With micro-distilling being the new craze everyone wants to own a distillery and that’s great, except you should be aware of a few things about running a business in general and a distillery in particular. This is not an all-encompassing list, by any means, but I will attempt to make it a good start. I will expound on various points in later blog posts.

General Business Aspects

The first thing is that you are running a business. You will work longer hours, harder than any other job you have ever had and get paid less than you have ever been (it can be a big money hole for the first few years), but it’s your business and you are the boss. Many business’ fail not because the product or service is bad but due to poor decision making, poor execution and poor business practices. Read, take classes and talk to people who already own a business. Some information and situations are universal. Talk to someone who owns a distillery, in particular, they have the specific information you want and need. We are generally pretty open about talking about the business aspects of a distillery. If you are going to pick someone’s brain, though, please do it on their schedule. Try not to do it during a busy time or better yet make an appointment with them.

Some General Things to Consider

-Money: You are going to need it (duh!), but the question is do you have a ton of it lying around, ready to throw at your new project, are you going to get investors or are you going to operate on a shoe string budget? Each has advantages and disadvantages.

Note: This reminds me of the old joke. How do you make a small fortune in the winery business? Start with a large fortune. (Ba da bum!)

-Bills: The opposite of money is bills. Make sure you pay them. Wouldn’t you hate to have a shut down because you forgot to pay your electric bill?

-What is the Business: What are you going to do or make? Are you filling a gap or are you going to do something better than everyone else? If you are filling a gap; you should also do a little research to see if there is a need for this product or service.

-A Business Plan: you need one, even a basic one. There are books available and your local community college will have business classes available.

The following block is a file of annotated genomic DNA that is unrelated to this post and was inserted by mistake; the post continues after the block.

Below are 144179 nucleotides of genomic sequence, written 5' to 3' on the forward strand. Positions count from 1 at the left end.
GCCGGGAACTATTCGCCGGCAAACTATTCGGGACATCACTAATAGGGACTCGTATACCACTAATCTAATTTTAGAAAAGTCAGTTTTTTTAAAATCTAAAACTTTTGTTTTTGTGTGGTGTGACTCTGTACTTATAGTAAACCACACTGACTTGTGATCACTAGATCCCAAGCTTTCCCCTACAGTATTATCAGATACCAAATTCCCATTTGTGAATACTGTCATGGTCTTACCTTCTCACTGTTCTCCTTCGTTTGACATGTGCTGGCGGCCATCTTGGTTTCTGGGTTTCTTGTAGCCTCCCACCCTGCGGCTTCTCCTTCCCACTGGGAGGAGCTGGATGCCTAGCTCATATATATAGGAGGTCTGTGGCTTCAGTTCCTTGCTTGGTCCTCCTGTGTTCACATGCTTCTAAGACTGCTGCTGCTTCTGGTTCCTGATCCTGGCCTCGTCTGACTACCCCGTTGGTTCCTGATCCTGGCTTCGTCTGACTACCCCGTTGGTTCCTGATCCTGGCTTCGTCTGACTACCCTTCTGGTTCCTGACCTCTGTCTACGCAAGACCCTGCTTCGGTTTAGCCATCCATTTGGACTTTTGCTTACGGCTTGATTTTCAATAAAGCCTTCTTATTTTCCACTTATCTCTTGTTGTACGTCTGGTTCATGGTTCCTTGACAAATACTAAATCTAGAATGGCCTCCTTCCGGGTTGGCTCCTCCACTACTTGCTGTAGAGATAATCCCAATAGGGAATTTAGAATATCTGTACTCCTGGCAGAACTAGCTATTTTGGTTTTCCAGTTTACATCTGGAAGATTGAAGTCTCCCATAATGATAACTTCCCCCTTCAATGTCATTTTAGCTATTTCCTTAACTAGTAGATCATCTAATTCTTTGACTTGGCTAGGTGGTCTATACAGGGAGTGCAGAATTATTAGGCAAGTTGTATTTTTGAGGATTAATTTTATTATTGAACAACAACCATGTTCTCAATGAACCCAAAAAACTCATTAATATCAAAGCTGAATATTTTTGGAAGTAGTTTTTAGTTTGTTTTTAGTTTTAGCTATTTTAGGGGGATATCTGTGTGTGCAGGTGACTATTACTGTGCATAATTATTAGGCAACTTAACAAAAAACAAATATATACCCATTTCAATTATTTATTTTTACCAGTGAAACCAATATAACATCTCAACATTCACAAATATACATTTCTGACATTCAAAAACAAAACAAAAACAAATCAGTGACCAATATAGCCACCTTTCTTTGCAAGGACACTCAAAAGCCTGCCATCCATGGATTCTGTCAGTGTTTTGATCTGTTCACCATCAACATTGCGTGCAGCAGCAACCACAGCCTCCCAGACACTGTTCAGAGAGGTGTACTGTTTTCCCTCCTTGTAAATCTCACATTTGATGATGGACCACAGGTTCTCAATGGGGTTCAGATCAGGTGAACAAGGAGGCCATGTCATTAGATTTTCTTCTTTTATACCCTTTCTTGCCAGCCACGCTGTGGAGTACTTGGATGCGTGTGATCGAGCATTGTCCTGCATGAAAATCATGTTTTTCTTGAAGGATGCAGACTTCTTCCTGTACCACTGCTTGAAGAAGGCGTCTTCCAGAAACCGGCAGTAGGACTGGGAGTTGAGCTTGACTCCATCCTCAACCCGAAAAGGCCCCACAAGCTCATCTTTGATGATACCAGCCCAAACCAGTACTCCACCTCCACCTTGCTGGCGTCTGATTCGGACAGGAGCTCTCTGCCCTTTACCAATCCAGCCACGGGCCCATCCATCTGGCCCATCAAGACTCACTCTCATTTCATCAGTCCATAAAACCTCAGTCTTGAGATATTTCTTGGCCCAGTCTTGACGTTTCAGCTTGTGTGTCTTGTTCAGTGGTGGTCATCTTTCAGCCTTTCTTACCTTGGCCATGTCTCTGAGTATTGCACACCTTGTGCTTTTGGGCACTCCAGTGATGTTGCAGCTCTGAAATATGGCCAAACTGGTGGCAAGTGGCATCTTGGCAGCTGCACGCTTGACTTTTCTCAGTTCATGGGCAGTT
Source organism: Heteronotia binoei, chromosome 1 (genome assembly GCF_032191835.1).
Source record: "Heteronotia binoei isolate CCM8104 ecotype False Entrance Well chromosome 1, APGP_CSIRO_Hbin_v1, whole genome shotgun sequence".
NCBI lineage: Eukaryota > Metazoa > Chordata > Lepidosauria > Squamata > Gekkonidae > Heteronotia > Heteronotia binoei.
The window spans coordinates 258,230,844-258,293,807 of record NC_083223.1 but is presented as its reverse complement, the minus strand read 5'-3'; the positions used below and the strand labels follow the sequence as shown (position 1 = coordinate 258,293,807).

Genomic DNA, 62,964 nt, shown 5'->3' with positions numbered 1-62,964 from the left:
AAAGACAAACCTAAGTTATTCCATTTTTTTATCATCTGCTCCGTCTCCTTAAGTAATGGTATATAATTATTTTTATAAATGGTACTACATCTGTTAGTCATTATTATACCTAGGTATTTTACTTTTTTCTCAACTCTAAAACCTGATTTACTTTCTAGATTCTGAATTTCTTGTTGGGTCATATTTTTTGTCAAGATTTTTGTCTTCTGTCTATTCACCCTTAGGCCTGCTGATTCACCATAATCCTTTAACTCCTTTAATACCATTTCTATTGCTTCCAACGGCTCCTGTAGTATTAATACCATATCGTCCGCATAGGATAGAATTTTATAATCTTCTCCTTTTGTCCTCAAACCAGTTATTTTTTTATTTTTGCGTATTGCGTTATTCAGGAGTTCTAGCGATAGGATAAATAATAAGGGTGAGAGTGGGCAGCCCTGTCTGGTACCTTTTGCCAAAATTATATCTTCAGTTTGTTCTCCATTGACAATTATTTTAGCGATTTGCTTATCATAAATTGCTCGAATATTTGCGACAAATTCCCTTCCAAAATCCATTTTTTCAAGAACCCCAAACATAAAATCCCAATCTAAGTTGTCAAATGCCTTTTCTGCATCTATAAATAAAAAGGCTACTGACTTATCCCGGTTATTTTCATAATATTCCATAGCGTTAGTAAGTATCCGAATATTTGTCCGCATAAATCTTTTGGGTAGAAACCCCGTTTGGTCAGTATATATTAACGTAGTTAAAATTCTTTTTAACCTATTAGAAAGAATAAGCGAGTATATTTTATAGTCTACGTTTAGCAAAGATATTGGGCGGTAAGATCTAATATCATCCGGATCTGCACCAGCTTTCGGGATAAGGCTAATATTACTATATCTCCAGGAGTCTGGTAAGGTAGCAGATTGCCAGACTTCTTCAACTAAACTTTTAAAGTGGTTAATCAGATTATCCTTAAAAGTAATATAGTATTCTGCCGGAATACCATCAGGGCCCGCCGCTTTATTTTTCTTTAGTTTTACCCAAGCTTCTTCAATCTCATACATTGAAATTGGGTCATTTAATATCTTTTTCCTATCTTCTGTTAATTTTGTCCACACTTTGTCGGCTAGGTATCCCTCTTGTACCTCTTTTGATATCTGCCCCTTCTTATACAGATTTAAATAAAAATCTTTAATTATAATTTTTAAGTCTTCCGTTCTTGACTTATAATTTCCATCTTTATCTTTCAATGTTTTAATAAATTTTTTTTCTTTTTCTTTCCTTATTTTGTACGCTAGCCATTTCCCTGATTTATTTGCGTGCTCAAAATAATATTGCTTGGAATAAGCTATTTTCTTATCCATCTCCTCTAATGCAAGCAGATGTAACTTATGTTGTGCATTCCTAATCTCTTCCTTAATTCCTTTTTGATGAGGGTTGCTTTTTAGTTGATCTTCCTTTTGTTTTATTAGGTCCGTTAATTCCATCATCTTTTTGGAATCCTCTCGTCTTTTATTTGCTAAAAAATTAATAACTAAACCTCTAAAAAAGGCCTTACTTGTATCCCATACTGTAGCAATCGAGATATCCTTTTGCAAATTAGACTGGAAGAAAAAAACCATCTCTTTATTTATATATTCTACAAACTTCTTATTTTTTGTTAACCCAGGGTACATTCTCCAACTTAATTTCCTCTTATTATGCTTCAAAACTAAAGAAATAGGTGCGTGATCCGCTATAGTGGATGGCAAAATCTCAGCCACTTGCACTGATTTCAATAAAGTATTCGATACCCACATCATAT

-The Business’ Name: You probably already have that one, but is someone already using it? (See below)

-Trademark Law: Get a lawyer who specializes in Trademark Law. Do your homework. There are online references available. http://www.uspto.gov/trademarks-application-process/search-trademark-database and don’t forget to do a web search!

Caution!: So, you have a friend/acquaintance/someone who knows someone who is a lawyer/knows the law and they want to give you their opinion on your Trademark issue (everyone wants to be helpful, right?). If Trademark Law is not their specialty, their opinion is as good as the average person’s. This is from personal experience. Would you rather have an expert neurosurgeon operating on your brain or the person who read a book about the brain, once, in grade school and is handy with tools?

-Location: Where will this business be located? You will have to look at local zoning ordinances. Different states/counties/cities have different rules on alcohol production.


Distillery Specific Aspects

The first thing is what are you going to make? Just because you can distill it will people buy it? Again, do your homework! Are you going to come into the business with something established (meaning you will have to compete with existing companies) or are you going to bring something new to the market? If you are going to introduce something new you will also have to educate the public about your new and different product (If you are introducing a completely new type of Spirit, you will need to jump through the government hoops to prove that it is safe to consume)